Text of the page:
The Mason City Globe-Gazette from Mason City, Iowa on January 29, 1937 · Page 11
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The Mason City Globe-Gazette from Mason City, Iowa · Page 11

Mason City, Iowa
Issue Date:
Friday, January 29, 1937
Page 11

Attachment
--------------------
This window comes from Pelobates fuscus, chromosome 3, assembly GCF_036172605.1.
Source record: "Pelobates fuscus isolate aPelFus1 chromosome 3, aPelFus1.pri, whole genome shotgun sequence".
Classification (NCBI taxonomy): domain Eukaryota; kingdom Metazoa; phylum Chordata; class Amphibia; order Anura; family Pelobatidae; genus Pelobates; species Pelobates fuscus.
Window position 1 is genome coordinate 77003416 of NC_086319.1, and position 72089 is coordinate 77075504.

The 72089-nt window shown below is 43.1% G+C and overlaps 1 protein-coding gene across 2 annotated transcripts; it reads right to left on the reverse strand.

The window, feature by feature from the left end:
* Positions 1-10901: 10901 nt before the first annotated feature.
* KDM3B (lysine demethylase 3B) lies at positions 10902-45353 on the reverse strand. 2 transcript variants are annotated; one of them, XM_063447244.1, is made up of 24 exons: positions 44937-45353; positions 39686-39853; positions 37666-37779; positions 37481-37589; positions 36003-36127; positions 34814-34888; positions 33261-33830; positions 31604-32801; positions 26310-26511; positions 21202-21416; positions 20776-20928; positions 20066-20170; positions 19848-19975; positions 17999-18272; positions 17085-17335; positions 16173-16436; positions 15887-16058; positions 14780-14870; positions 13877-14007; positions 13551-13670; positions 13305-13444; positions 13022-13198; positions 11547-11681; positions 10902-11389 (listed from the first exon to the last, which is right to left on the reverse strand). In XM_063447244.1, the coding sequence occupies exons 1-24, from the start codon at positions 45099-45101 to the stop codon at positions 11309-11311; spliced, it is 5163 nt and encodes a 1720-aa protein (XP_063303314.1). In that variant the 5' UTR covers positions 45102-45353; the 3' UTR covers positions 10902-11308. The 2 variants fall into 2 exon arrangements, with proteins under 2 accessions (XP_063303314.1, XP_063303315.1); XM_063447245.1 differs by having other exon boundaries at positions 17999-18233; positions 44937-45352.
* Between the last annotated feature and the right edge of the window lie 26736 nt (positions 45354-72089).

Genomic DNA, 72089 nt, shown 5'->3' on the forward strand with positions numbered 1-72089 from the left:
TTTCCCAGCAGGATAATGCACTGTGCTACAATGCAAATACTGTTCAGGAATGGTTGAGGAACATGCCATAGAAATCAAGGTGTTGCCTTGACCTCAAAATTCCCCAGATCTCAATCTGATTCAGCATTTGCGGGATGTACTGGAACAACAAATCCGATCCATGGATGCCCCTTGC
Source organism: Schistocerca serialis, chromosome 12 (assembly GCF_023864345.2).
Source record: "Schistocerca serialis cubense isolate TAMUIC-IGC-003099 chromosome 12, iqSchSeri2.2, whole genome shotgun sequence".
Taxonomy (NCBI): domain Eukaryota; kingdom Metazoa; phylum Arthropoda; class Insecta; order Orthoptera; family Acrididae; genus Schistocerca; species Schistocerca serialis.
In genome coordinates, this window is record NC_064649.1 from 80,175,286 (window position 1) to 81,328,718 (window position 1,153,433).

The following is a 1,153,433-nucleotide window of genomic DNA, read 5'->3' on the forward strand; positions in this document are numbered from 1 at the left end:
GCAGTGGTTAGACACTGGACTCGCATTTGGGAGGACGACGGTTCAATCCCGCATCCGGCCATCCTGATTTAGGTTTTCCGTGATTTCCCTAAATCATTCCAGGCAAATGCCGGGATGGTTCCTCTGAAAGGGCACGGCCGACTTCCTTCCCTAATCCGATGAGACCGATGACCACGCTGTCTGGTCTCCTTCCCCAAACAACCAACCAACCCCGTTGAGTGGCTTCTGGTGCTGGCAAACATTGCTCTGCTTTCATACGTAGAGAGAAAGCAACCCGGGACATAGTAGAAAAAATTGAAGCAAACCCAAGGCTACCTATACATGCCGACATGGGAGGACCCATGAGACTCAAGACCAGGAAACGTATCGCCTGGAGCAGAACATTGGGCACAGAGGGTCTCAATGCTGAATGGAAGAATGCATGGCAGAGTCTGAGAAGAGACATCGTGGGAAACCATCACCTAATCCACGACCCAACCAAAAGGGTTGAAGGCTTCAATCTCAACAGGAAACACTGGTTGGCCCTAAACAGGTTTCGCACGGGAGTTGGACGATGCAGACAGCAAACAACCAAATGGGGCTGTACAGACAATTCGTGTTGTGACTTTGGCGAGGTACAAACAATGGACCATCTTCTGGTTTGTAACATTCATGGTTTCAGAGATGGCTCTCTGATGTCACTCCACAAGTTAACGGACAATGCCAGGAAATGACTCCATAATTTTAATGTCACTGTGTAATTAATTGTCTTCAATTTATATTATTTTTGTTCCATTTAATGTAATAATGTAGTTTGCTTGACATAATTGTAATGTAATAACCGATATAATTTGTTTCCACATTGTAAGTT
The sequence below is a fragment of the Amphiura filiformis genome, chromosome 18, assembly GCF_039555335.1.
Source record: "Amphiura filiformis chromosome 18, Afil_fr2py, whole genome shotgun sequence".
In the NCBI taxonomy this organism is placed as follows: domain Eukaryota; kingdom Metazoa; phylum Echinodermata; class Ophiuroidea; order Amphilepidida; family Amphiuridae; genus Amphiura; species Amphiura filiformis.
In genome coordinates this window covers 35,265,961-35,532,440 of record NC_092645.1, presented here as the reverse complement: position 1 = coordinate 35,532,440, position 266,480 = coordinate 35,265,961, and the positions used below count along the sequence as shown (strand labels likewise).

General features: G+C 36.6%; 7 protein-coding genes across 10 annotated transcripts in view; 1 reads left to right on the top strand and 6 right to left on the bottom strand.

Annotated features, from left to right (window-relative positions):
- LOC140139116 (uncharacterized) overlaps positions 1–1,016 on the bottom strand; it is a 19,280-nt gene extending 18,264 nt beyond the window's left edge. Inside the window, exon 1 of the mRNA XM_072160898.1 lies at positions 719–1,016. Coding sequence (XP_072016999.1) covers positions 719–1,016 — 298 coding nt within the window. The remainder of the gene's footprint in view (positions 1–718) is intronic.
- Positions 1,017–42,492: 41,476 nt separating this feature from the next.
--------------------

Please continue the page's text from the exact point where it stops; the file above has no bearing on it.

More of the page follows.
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MASON CITY GLOBE-GAZETTE, JANUARY 29 JH 1937 MASON CITY GLOBE-GAZETTE · AN A. IV. LEE NEWSPAPER . Issued Every Ween D.i« hv tne MASON-CITS GLOBE- GAZETTE 'COMPANY 121-12.1 East stale Street - Telephone No. 3800 LEE'P. LOOMIS - - '-' - - Publisher "W. EARL, HALL. .- ·-· - - Managing Editor ENOCH A. -NOREM - - - City Editor LLOYD. L. GEER, - - Advertising Manager Entered as second-class m a t t e r April 17, 1930, .it ttie posl- o f f i c o at Mason City. Iowa, under the- act of March :i, 1579. MEMBER, ASSOCIATED PREE.S wnlctt Is exclusively entitled to the use for publication of all news dispatches credited to i t , o r not otherwise credited In this- paper, and all local news. Full leaied vivo service by United Press. MEMBER. IOWA DAILY JPHESS ASSOCIATION, with Des Moines news and business offices at 405 Shops Building. SUBSCRIPTION RATES Mason City and Clear Lake, Mason Cily and Clear by the year ,-..57.00 by the week OUTSIDE MASON CITY AA'I) CLEAR L.-1KE AND WITHIN 1(10 M1I.ES OF MASON CITY Per year by carrier ....51.00 By -mail 6 months Per week by carrier 5 .l-i By mail 3 months .... Per year by mail £4.00 By mail 1 month .,,, OUTSIDE 100 MILE ZONE IN IOWA AND MINNESOTA Per Year...$6.00 Six months.. S3.25 Three months.. .51.75 IN AM. STATUS OTHER THAN * I O W A AND .MINNESOTA Per T. .S8.00 C months. .54,50 3 months. .S2.50 1 m o n t h Lake. .S .15 .S2.25 .51.25 ,S .50 ..5.1.00 Days of Czar Recalled T HE TRIAL of Karl Radck, noted soviet publicist and diplomat, and former editor of the chieE Russian newspaper, Isvestia, offers one of the most bizarre spectacles seen in the whole history of bol- shevik political trials. Eadek and his alleged coconspirators in a scheme to dismember Russia in order to eliminate Stalin are brought into court to make spectacular confessions. The hand of Japan has now been brought into it. But aside from the confessions there is no proof of the alleged plot, Trotzky, the alleged master mind of the conspiracy, from his place of exile in Mexico, vehemently denies the whole affair. Some of the principal witnesses, who claim to have carried dispatches for him in the scheming, he says he never knew. And he makes the point that while many of the "old bolsheviks," who for years robbed and wrecked in defiance of the czar, are supposed to be implicated in the sabotage plots which accompanied the general conspiracy, the sabotage usually Jailed. Skillful terrorists like the "old bolsheviks,' says Trolzky, could do a better job than that. It is an argument with force. Nevertheless, there is something under the surface-in Russia that prevents- complete acceptance of the Radek trial as only a bit of political propaganda designed at the same time to remove leaders hostile to Dictator Stalin. .Tust what it is will probably not be known until historians can get the secret archives of Russia,- years in the future. But that it is there may be seen from the fact of the assassination of Sergei Kirov, Stalin's first friend and aide. It is not credible that Stalin had him slain; lie was Jailed by a former Trotzlcy supporter. Trofzky may not be guilty of the fantastic plot now alleged against him. But that he was scheming to overthrow his enemy Stalin is not incredible. It is strange, though, lo see communist Russia, the land of alleged freedom and liberty, carrying out exactly the procedure of the czar's secret police · -- except for new ideas of modern publicity. The accused are being railroaded, and forced to confess whatever is alleged against them by torture and by fear of consequences to their families. Neither truth nor justice enters into the picture at all. Stalin's dictatorship is as bloodthirsty, revengeful and panic-stricken as the czar's ever was. And that is supposed to be a great improvement on democracy! Reminder of War /·CUMULATIVE dispatches increase the horror of ^ the Ohio river floods. A half-dozen cities and many smaller towns are swamped in a destruction that equals or surpasses that of war. Hundreds are dead, a half-million homeless. The extent of the properly damage is beyond count, and perhaps never will be known. In the city of Louisville, metropolis of Kentucky, 90 per cent of the homes are flooded. It takes little imagination lo picture the devastation which will face Ihe survivors when the waters eventually recede, and they return to wrecked and ruined homes. Scores : of thousands will have lo start life all over .again. It is incredible that this could happen in a nation where billions have been spent in flood control, in the middle of ; \vinter. But it has happened The stark facts are there. The situation is bad anc growing worse. A half-million of our fellow Americans are facing not only loss of homes, but epidemics of disease, death from exposure, devastating fires. The whole machinery of civilization ha broken down over a vast area of the Ohio valley and the ruin is spreading as the flood moves dowi toward the lowlands of the Mississippi. What ha happened along the Ohio may be duplicated o worse before the iflood waters have' drained of through the Mississippi delta. There is only one great job lo be done al In present time. It' is to send help as fast as possible Every community thai lies in peace and quiet awa from the zone of disaster must give of its plenl and its comfort to help the stricken neighbors Every family and individual who can spare a con tribulion must dip into me purse and swell th great fund which must be raised. The Red Cros has already contributed a million dollars from il disaster fund. Millions more will be needed. Maso City and Cerro Gordo county have responded ad mirably thus far. But the job isn't finished. Tlii is an emergency such as the nation has not see since the World war, and it must be met in th same spirit of patriolic self-sacrifice and wan generosity. Germany's Growing Pains TX7HEN the nazi reichstag convenes Saturday *'' Chancellor Hitler will probably propose col onial acquisitions in Africa under arrangemen which are unique in international diplomacj Rcichsfuehrer Hitler is expected to lease part Portuguese Angola in Africa for a term of 09 yean thereby reviving Germany's colonial empire. Portuguese Angola is on the southwest coast n Africa, a great undeveloped territory of -176,71 square miles, which is rich in both agricultural an mineral resources. Angola contains most of th colonial resources which Germany acutely need for raw materials. Leasing colonial territory something distinctly new in imperialism. Hitler is reported involved in a German-Portu guese deal which would give the Lisbon govern ment 200 million gold marks, or approximately 8 million dollars for this 99 year lease on Portugues Africa colonies. With Germany stripped of go]' Hitler could hardly afford to pay even 80 millio dollars, for African colonies. What Portugues needs in its precarious geographical situation arms. Germany is the 'great provider of armament and will probably repay Portugal for its colonia leases in military equipment and munitions. Germany's rental of territory in Africa frorr Portugal seems more sensible than Mussolini's sorr swoop on Ethiopia. Hitler will get a territory greater and richer thnn Ethiopia at about one tenth of whnt Mussolini invested in his Arlriis Abn ba adventure. No blood will be spilled in buyin colonies. Confession is good for the soul. We admit we eve wrong in our prediction thai Lindy would be ack in America a few months after the Haupt- iann execution. Eighteen thousand New York children ranked pinach as their second favorite vegetable. Now 'hat are paragraphers going to wisecrack about? Mason Cily and Cerro Gordo county once more nve proved the size of their heart by their gen- rous response to the flood disaster call. It's conceivable, of course, that a republican omination will be worth more in 1940 than it was n 1936. Etiquet consists quite largely of doing things n such a way as not to get yourself laughed at. A killer looks as good nowhere else as behind teel bars. Simile: Good natured as a Chinese kidnaping. PROS and CONS NOTHING WRONG WITH HIS HEAD · Webster City Frceman-JourniU: There is some riticism o£ President Roosevelt for selecting one if his sons, on a salary, to serve as his aid. Such riticism might be deserved in the case of the average president. But Roosevelt, as everybody %nows, is. suffering from a physical infirmity, hough there appears to be little wrong with his ead. Quite naturally, under the .circumstances, Mr. loosevelt would prefer the services of his son In preference to those of anybody else. Most of the critics who find fault with the president on this core are the ones looking for something to criticize, largely the force of habit. Their motto eerns lo be: "If you can'l find something to criticize, keep quiet." · REDUCING BROUGHT DEATH ' ' Oelwein Register: It is announced that Marie Prevost owed her death largely to dieting, the report being that in order to keep her girlish form she had been denying herself enough to eat but not stinting her drink. Then when she was stricken vith some ailment she did not have the resistance o meet it. She was quite an actress when the still pictures were in vogue, and she has been trying o make a comeback in the talkies. It seems often imcs that these screen stars have an easy time, but vhen we get a close up on some of the things they o through we are led to the conclusion thai it is ot all a bed of roses for them either. In fact who oes have? THINGS OF GREATER CONCERN Cherokee Times: The thoughts and sympathies f the people are so absorbed with events in the Jood districts that they are apt to forget Mr. Lewis nd his sit down strikers. In a time of great suffer- ng and want, when hundreds of thousands if not illions of people are sorely in need of absolute ecessities of life, sit down strikes designed lo boost he powers of some would-be dictator haven't much ppeal to the public in general. Their sympathies re" much more apt to turn to those who want to 'ork but can't. WHEN TEAMS DON'T WIN Algona Upper Des Moines: A $60,000 deficit in its thletic department has been reported by the Uni- ersity of Chicago. Losing-football teams, small rowds,- and lack of interest brought forth this i-uit. Iowa will probably face the same situation oon unless there is a drastic change in football ortunes. Maybe Schroeder and Glenn Devine can wing the deal. We could use a victory over Min- esota. FLOOD BRINGS OUT HEROISM Albert Lea Tribune: The world is filled with ourageous men and women -- but opportunity oesn't bring out these facts. In the flood districts : present, many people are being found possessed ilh unbelievable heroism as Ihcy save victims :om house-tops and the swirling waters. TIME FOR "ACTION Lake Mills Graphic: Options which were taken n the land adjoining Rice lake expire in two months. II seems that it something more is lo be "one, now is the time lo be doing it. Possibly a lill to the legislature asking a definite appropriation would turn the trick. NO BETTER FAST Osceola Sentinel: Inasmuch as Iowa in the past has never put up more than three million dollars for, relief, the request of Governor Krasche for a like amount for the coming fiscal year indicates the times are getting "no better fast." A GOOD EXHIBIT A Allison Tribune: It may be a little difficult ti make young people believe it pays to be gooc when William R. Hearst and Mae West lurn out t' be the highest salaried in America. Neither o them won fame on the uplift squad. EDITOR'S MAIL BAG A DEFENDER OP QUACKS AT LAST. GARNER--Dr. Park L. Meyers said: "With a' Ihe wonderful strides of our science in one lumdro years, we still have the public as abjectly cowe today, before the omnipotent hosts of bacteria, as i was by the evil spirits, and ghosts and witches of past century." William Allen Pusey, former president of th A. M. A., says: "In the next place, and most hopefu of all, society is usually saved from its own care lessness--except when a cataclysm occurs--by th persistence of a minority element which, throng character, intelligence and force, is able ultimate! to exercise a controlling hand in the direction of at fairs. If civilization is to be saved from the effects o a socialized mediocrity, it will be by the presence i the community of this influential minority." Have not many discoveries in the past been mad by men who had not specialized in the field i which they made their discovery? Edison was n graduate from a school of electrical engineering History repeats itself and as in the past so toda discoverers are ridiculed because of mass ignoi ance and the jealousies of the few. Therefore woul it not be better to handle the word quack with cai when applying it lo individuals who are doing gren good. It is possible to cut off the view of a who! forest by standing too close to-one tree! The common practice of removing an orga that is warning us of a physical abuse can b likened to a neighbor who arouses you while' i peaceful slumber that your house is on fire. Woul you have your neighbor arrested and remove from the neighborhood for disturbing your slee or would it be more logical lo get out of bed, pi out the fire and thank your good neighbor? I removing an 'organ from the body cures,the troubli then by deduction would removing the "head cure headache? Voltaire is credited with the following words "Many a physician can only pour drugs o* whic he knows little, into bodies of which he knows less. Colton said: "It is better to. have recourse lo quack, if he can cure our disorder, although h cannot explain it, t h a n to a physician, if he ca e x p l a i n our disease, but cannot cure it." As the old rhyme goes: Joy and Temperance .ind Repose 'Slam the door on the doctor's nose. R. A. WACKER. DAILY SCRAP BOOK by Scott 15 THE FlR.$T TO HAVE IN r\ NAVAL, WAP. KlMq W I L L I A M IE IN \7o -- jEOR.qE.2T .'5ERVED IS I 6 oF WHEAT" OF A PROM A 5RA.iN 5,OOO YEARS OLD T 'frlE -s^Al Dl9,eoVE.RE.D IK AN AHC.IEHT -ToMB AT" MoriENJO-PAROj- I N |KDIA. COPYRICHT l _193T._CtN'rRAL PRESS ASSOCIATION DIET and HEALTH liy I.OGAN C L K N D E N 1 N G , M. n. "EVEN PACE" DIET BEST WAS WALKING along the magnificent boulevard · along the lake front in Chicago the other day when met a snow-haired friend of mine, who is prob- bly the most distinguished medical practitioner f his generation in the country. I stopped to greet im and to my question, "How goes the world with on'!" he smiled and said, "Well, I suppose at my ge I had best say pari passu." "Part passu," I said to myself as we parted. "With even pace. What a description for the life of a man of wisdom. Would that we could conduct all our affairs in that manner." I had been harried by people who wanted to know how to lose a great deal of weight in a short lime -- what is a rapid reduction diet? But more important is, why a rapid reduction diet-- il is dangerous, uncomfortable and unnecessary. Why not, 1 thought, a pari passu diet -- one which keeps you from gaining any more, and per- g rackla ||y ]ots you ] ose Thirty Years Ago-Tod Ransom left today for a few days business rip at Minneapolis. Mrs. Clifford Stock of Algona is in the city visil- ng wilh relatives and friends. C. H. McNider is home from a short business isit at Creston. CHICAGO--Frank Gotch, heavyweight wresting champion of America, won in straight falls rom Carl Pons, the French champion, here last ighl. A. F. Church of Belle Plaine is in the city today n business and visiting friends. ' Mrs. A. A. Adams returned today from a brief isit to Rudd. Chris Rye left today for Decorah on a few days isit with friends. 'Dr. L. A. Wheeler returned today from New lamptoii where he altended the second semi-annual meeting of the Perry Florist association. ,, . , . U e n d e n m g 10 pounds in n year? Surely no critic can say lat if you really need it, such a loss could be dan- croiiK. So here is the beginning of the pari passu diet. 'his article should appear on Friday, so there are wo dict-s, giving the housewife an opportunity to ;et them on Saturday so that the dietee can 'start n Sunday and have the Monday diet in the house Iso. On Monday we will print Tuesday's diel, elc. Sunday BREAKFAST-- Half a grapefruit (.Vitamins A, B, C and G), half a slice of toast (iron and calcium), enough butter for toast (Vitamin O), coftee, with half lump sugar and teaspoon o£ cream, glass o£ milk (calcium, phosphorous, vitamins). DINNER -- One- average helping chicken (pro- .ein), potato (Vitamin C), peas and carrots, protective, one slice bread, one-half inch thick; smal portion butter; for desstrl, baked apple, milk and ugar; tea or coffee. SUNDAY .NIGHT LUNCH --'Glass of tomato juice (protective), . one egg (protein), one slice bread, one-half inch thick; small pat butter, serving spinach (protective, mineral), lettuce and lemon dressing salad (calcium and Vitamin C), tea or coffee. Record your weight. ' ni nn ilny BREAKFAST -- One portion applesauce (roughage, good e l i m i n a n t ) , one egg, any style; ONE (no lice the amount) slice toast, enough butler for Hit. toast, coffee with HALF LUMP SUGAR and EYE DROPPER' of cream (notice the amounts). LUNCH -- Vegetable soup, salad -- lettuce, asparagus, hard-boiled egg, one tablespoon olive oil anc vinegar dressing (all the pepper, mustard and othe condiments you want); two crackers of any kinc and butter, two or three slices o£ pineapple fot dessert, one glass of milk, tea or coffee. DINNER -- Lean portions of one or two lamb chops, one potato, small (protective substances) squash (protective substances), string beans (protective substances), one slice bread and enough butter, average helping of lomon pie, coffee or tea with cream and sugar. Daily intake about 1,500 calorics. Record your weight. Twenty Years Ago-Robert Currie was a business caller at Charles City today. R. L, Finch and A. H. Gilpin transacted businesi at Plymouth today. Mr. and Mrs. R. L. James of Thornton visited in he city today. P_ARIS--The Dresden arsenal has bec'n blown up and 1,000 women and young girls were killed, according to a letter taken from a captured Germai soldier. TUCSON, Ariz.--Lying on rocks close lo tht nternational line five miles south of Ruby, Ariz. 40 members of Troop E of the First Utah cavalry were keeping up an incessanl firing at Mexican soldiers across the line today. The Mexicans are returning the fire, but as far as is known, none of th' American troops have ticen shot. Margaret Weckler of Dougherty is spending th week-end in the city visiting friends. TOMORROW lly CI.AIIK K I N . N A I R I TiTolalilc IJirlli.s -- Fr.-inkliti Dclitnu Roosevelt, b J- ' 1802 in Hyde Park, N. Y., thirty-second presi dent. He weighed 10 pounds at b i r t h . . . Josepl Jnstrow, b. 1SG3 in Poland, psychologist and edu cator . . . Walter Damrosch, b. 18G2, dean of Amer ican orchestra conductors . . . Sosthenes Bchn, b 1832 in St. Thomac, Danish West Indians (now Vir gin Isles), American cilixen who controls telcphoni communication in Argentine, Brazil, Chile, China Cuba, Mexico, Peru, Puerto Rico, Rumania, Spain and Uruguay. He got into the business by accidenl when the Puerto Rican Telephone company wa turned" over to him in payment of a debt. Jan. 30, 1835 -- Richard Lawrence shot at An drew Jackson at the United Slates capitol. H missed. It was the first attempt made upon the lif of a president. Lawrence wasn't executed for i Insanity pleas weren't anything now then, eithei and alienists caused Lawrence to be sent to ai asylum. President Jackson had himself killed ; man -- in a duel. f - ft .Tan 30. 18-17 -- The name of Yerba Buena, Cal was changed lo San Francisco. Jan. 30, i n n n -- Senator and Governor-elect Wil liam Goebel of Kentucky was assassinated. EARLIER DAYS IN MASON JT7 OBSERVING 'owcr of the Tress Is Graphically Illustralcd! -faa^ don't usually use pictures SpSJin this department but I %* am convinced that the acts in this case warrant it. The 'iew here reproduced illustrates he combined drawing power of department a n d W a r d Barnes' "Human Interest Column" n the Eagle Grove Eagle. It all started when Ward cast unwarranted aspersions on ' t h e quality of Christmas neckties. Two clothing men--H. L. C. of Mason Cily and E. B. of. Clarion--took ssue. They began showering merchandise on him. Guy Hinkley of lagle Grove joined in on the chorus. Some of the garments weft; just a bit out of date, Ward ·las hinted. But he got the merchandise anyway. Even rubber has value, you know. iiys ago a Dos VIoines friend, Frank Zeh, came through with a shirt front and what he considered some appropriate shirt studs. So Ward stood iis ensemble up against the wall and shot it, with the result here reproduced: the scramble, the Eagle picked up a new subscriber, thai of Earl Barlow of Clarion. Ward's welcome to the shirt, collar, tie, studs and collar buttons. But I do wish I had as much as one new subscriber to show for my efforts to get Ward really dressed for next Christmas. --o-Is This the Roatl to a Safer Nation? would agree with all of the 3 recommendations here set ' forth, unless it be the one suggesting governors on motors. The}' were presented by Laberl St. Clair, director of the accident prevention conference, recently lielcl in Washington under governmental sponsorship: That maximum speeds be definitely reduced to 50 miles an hour, by governors on engines or other mechanical devices, if necessary. That safe headlights be made compulsory on all cars. That wherever possible, hard- surface roads, be divided by ridges of metal, concrete or other material to prevent headort collisions. That jaywalking be made a punishable offense and such laws rigidly enforced. That compulsory regular inspection of cars of all ages and junking of dangerously old cars be provided for by law. That uniform drivers' license and traffic laws, with a strict examination and suspension provisions be passed in all states. That federal and state bureaus of education promote accident prevention and reject safety material carrying advertising. --o-Getting: Things Easy Isn't Nature's Way supp6se most of us at one or another have wished for a rich uncle who would remem'oer us in his will. It has always seemed like a rather excellent way to come into some easy money. But Robert Quillen (oJ? Aunt Het fame) comes through with the disturbing information that while it "sounds good, it wouldn't work because it's contrary to the natural order of things." "The natural way," he writes, "is for each of us to sweat for what he gets in this world, and people simply can't appreciate the value of things that cost them nothing. Last year I visited, within a week's time, two homes whose contrast provided a perfect illustration of this. "One was a new house, occupied less than a year, but already it looked abused and shabby. Nails had been driven in the polished woodwork. The white doors 'in bathroom and kitchen were grimy with the marks of dirty fingers. The lavatory would have seemed at home in a machine shop. "The other house was six years old, but the interior was as neat and spotless as though the owners had just moved in. "The difference was not surprising to one who knew how the two homes were obtained. The newer house was a gift. It represented nothing except a parent's affection and sense of duty. The other had been earned by hard work. Every brick and board represented toil and self-denial. The owners loved it because it represented so many years of struggle. A stain on the wall seemed as tragic as the crumpled fender on one's first car. "It wasn't merely a difference in the people, for everybody is like that. It simply isn't in human nature lo appreciate anything that was easy to get." ' "Remember that when you decide how to deal with boys," he added in postscript to his daughter. "Kisses too easily won are like charily given to professional beggars. Even diamonds would seem worthless if they could be had for the asking." Answers to Questions By FUEnKItlC .1. 11ASKIN Ten Years Agro-Three firemen were injured and several other overcome by smoke yesterday afternoon and eve rung in the fire that destroyed the building in whicl was located the liay Prusia and company clothing store and the Barrett Brothers grocery store at th intersection of North Federal avenue and Scconi street northeast. It was the third disastrous fir here in six weeks, and its dnmage was estimated at $75,000. Firemen injured were Lieut. Charles Oakes, who suffered a strained back; Capt. Jim Kellcy, overcome by smoke and gas, and Raymond Gou- dre'au, pipe man, who was knocked unconscious by falling timber. ' Mrs. W. R. Cothern returned yesterday from a visit to Minonk, 111. The City-Commercial bank building is lo become the new store of the J. C. Penney company, it was announced today by O. A. Sailer, local manager. ALL OF US By A CHECK LIST OF WORDS npOUCII A LIVE wire and yon get a shock, per- ·*- haps only a tingle, perhaps a wallop strong enough to knock you down . . . The experience proves that there is power in the wire, life in you. . . . A similar result happens when you hear a word. Every word, if you are alive to what happens in the world, gives you a slight litt or a lei- down. II angers you, pleases you, soothes you, startles you . . . A word that meant little to you last year, may mean much to you today. Either the world has changed, or you have changed . . . You can gel a general idea of your present state of mind from reading a list of words and checking on your emotion as you do so. For example, these words or phrases: Edward VIII . . . Mrs. Simpson . . . Baldwin . . . Diet . . . Husbands . . . . . Old folks Radio speeches . Sunday . . , Security . . . "Live Alone and Like IL" Spain . . . Wives . . . Fun . . . Speed . . . Debts . . . Football . . . Dancing , . . . Religion. Family life . . . Winter . , . Monday . . Gossip . . . Taxes Health . . Holidays Germany Sleep . . . Younger generation . . , Divorce . . . Repeal . . . Strikes . . . Vacations . . . Income tax . . . Middle age . . . Mussolini . . . Profits . . . D o c t o r s . . . . . Books . . . Love . . , The f u t u r e . . . Ambition . . . New-born babies . . . War . . . Tips . . . Crime . . . Corporations . . . Work . . . "Gone With the Wind" . . . Wages . . . Gray hair . . . Rouge . . . Automobiles . . . Relatives . . . Birthdays. ONK MINUTE PULHT-- Little children, keep yourselves from idols.--I John 5:21. P L E A S E NOTE--A reader can Kct the answer *o any question of lacl hjr irrllinc the Mnsnn Cily Gliibp-Gnjclte's Informatiim Bureau, Frederic J. lias- kin. Director. Wajhlnflojt, 1). ' C, Please send three CJ) cents postage for reply. How many medicinal mineral springs in. France? E. H. There are 1,300 mineral springs in that country among the most famous of which are Vichy, Miltel, Bagnoles-de-L'Orne, L u c h o n, Plombieres, Aix-les-Bains and Chatel-Guyon. What state first gave financial aid to the blind? A. T. New York, which in 1888 made it possible for the blind to receive donations. In 1898, Ohio initiated state aid for the blind. About 1908, the principle of relief from public f u n d s for the blind as a class was definitely established. What flowers arc features of the Natchez garden pilgrimage in March? L. S. The Pilgrimage is set for March H lo March 21, at which tim; the azaleas and camcllia-japonicas are at the height of their beauty. Nineteen houses, built in the early days, will also be open for inspection. Natchez, Miss., is 17G miles north of New Orleans, on the Mississippi river. Who wrote the poem containing the line, "For When the One Great Scorer comes to write against your name?" E. If. The poem is "Alumnus Football" by Granllanri Rice and is included in a volume, "It Can Be Done." Has Linden lull, the suburban estate of the late Cyrus II. K. Curtis, of I'hialdclphia, been sold? E. B. The estate has been turned over to the commissioners of Cheltenham township by his daughter, Mrs. Mary Louise Curtis Bok, to be used as a public park. What was Ihe 1036 selection of the New York City f i l m critics for the best picture? C. W. In an o f f i c i a l ballot the New York City critics seelcted the following: Best picture: Mr. Deeds Goes to Town. Best foreign picture; Carnival in Flanders. Bcxt direction: Roiiben Mamoulian's Best male Huston in Dodsworth. Best female performance: Louise Rainer in The Great Ziegfeld. How docs Sonja Home, ice skater, prbnnuncc her name? E. W. Pronounced Sunya Henny. She won her first world's figure skat-, ing championship in 1027 when she was 14. What are the earliest examples of Gothic architecture in U. S.? G. S. The Gothic revival of the 10th century manifested itself in U. S. as early as 1830, when Richard M. Upjohn undertook Ihe design of Trinity church, New York. Of the ·'1 The Gay Desperado, performance: Walter same time was the Church of Holy Trinity, Brooklyn, designed by Lefevre. Grace Church, New York, by James Renwick and by the same architect, Saint Patrick's cathedral, New York, are among the most successful efforts of the period. The Gothic style was for t h e m o s t part restricted t o churches. How many motion picture stars began their careers as extras? G. II. Only 13 stars have risen from the extra ranks. Which ^eost more, the LZ-130 or the Hinrtenbure? E. W. The LZ-130 will cost 52,700,000, about 5150,000 more than Ihe Hin- dcnburg. The LZ-130 will be completed by September. How many tunnels In use by U S. railroads? S. C. Class I railroads use 1,53!) tunnels. Their total length is 320 miles. Why so many 1936 forest fires? S, W. Unusually high winds in the northwest, many conflagrations caused by lightning and a dry spring in many localities contributed to the 16,000 or more U. S. forest fires. Who was the father of Betsy Uoss? R. G. Betsy Ross was the daughter o£ Samuel Griscom, who aided in building Independence h a l l . BIG ANNUAL EVENTS No matter where you are going --east or west--north or south-on business or pleasure--any time of the year--you should have this f i n e booklet which tells about the big a n n u a l event in each state in the union. Few people know what they really are. A page for every state with b e a u t i f u l illustrations in rolo tints and ample descriptive text. Send for copy today. Ten ·cents, postpaid. Use coupon. The Mason City Globe-Gazette Information bureau, Frederic J. Haskin, director, Washington, D. C. I inclose 10 cents in coin (carefully wrapped) for the mooklet, "Annual Events." Name Street City Stale (Mail lo Washington, D. C.) 1